Australia’s lockdown restrictions and behavioral safety protocols were also enacted swiftly. While restrictions varied between the states and rural and urban populations, they were clearly communicated through daily televised press conferences, public signage and advertising and further media outreach. Non-essential businesses were immediately closed, everyone was given a limited radius that they could not leave unless it was for essential work, medical appointments or caretaking, and households were not allowed to mix with some exceptions. Anyone found to be violating those restrictions faced a hefty fine. The easing of these restrictions and eventually restrictions on indoor and outdoor gatherings were tied to declining infection rates. This gave Australians a clear, logical path forward to reopening and encouraged compliance.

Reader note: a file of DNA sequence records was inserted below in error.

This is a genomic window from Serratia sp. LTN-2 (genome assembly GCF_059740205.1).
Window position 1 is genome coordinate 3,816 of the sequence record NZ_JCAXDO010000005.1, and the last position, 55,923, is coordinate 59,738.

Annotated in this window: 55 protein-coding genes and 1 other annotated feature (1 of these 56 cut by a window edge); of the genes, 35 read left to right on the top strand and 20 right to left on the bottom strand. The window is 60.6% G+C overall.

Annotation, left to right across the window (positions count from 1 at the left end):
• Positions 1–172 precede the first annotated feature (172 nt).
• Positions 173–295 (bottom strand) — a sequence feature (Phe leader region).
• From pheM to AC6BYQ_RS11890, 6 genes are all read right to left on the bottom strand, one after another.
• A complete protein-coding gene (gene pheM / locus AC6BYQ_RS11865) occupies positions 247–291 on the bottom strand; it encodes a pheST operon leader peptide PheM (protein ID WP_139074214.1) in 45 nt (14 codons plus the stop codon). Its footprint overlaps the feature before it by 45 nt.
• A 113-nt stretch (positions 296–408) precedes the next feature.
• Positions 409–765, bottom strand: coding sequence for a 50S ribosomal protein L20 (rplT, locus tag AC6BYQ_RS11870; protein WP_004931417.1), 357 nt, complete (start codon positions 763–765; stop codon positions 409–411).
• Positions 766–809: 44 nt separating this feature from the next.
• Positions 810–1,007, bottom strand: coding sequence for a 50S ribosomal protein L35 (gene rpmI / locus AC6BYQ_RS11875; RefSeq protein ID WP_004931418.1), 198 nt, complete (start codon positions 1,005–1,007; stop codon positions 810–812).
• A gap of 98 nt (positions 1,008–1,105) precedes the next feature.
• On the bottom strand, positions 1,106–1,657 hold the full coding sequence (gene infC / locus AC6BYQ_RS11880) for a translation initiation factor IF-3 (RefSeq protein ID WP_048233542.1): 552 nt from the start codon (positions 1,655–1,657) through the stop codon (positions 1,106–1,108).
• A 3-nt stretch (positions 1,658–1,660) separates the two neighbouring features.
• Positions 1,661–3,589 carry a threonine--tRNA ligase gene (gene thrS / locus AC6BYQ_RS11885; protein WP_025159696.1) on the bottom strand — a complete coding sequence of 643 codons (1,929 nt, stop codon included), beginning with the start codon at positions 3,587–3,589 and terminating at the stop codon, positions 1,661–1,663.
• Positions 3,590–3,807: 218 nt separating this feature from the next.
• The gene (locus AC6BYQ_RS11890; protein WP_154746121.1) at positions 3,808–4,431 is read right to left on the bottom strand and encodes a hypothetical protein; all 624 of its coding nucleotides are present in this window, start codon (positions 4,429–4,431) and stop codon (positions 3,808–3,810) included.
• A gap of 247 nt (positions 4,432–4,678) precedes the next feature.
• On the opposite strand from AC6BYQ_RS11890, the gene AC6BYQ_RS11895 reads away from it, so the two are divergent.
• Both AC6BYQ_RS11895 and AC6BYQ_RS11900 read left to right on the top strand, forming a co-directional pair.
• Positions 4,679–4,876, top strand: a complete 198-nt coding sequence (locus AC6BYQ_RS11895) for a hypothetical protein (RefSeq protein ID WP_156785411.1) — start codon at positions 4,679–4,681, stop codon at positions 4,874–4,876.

The Sydney Opera House has reopened. Almost 40,000 spectators attended the city's rugby league grand final. Workers are being urged to return to their offices.
As North America, Europe, India, Brazil and other regions and countries struggle to bring tens of thousands of daily infections under control, Australia provides a real-time road map for democracies to manage the pandemic. Its experience, along with New Zealand's, also shows that success in containing the virus isn't limited to East Asian states (Singapore, South Korea, Taiwan) or those with authoritarian leaders (China, Vietnam).
Several practical measures contributed to Australia's success, experts say. The country chose to quickly and tightly seal its borders, a step some others, notably in Europe, did not take. Health officials rapidly built up the manpower to track down and isolate outbreaks. And unlike the U.S. approach, all of Australia's states either shut their domestic borders or severely limited movement for interstate and, in some cases, intrastate travelers.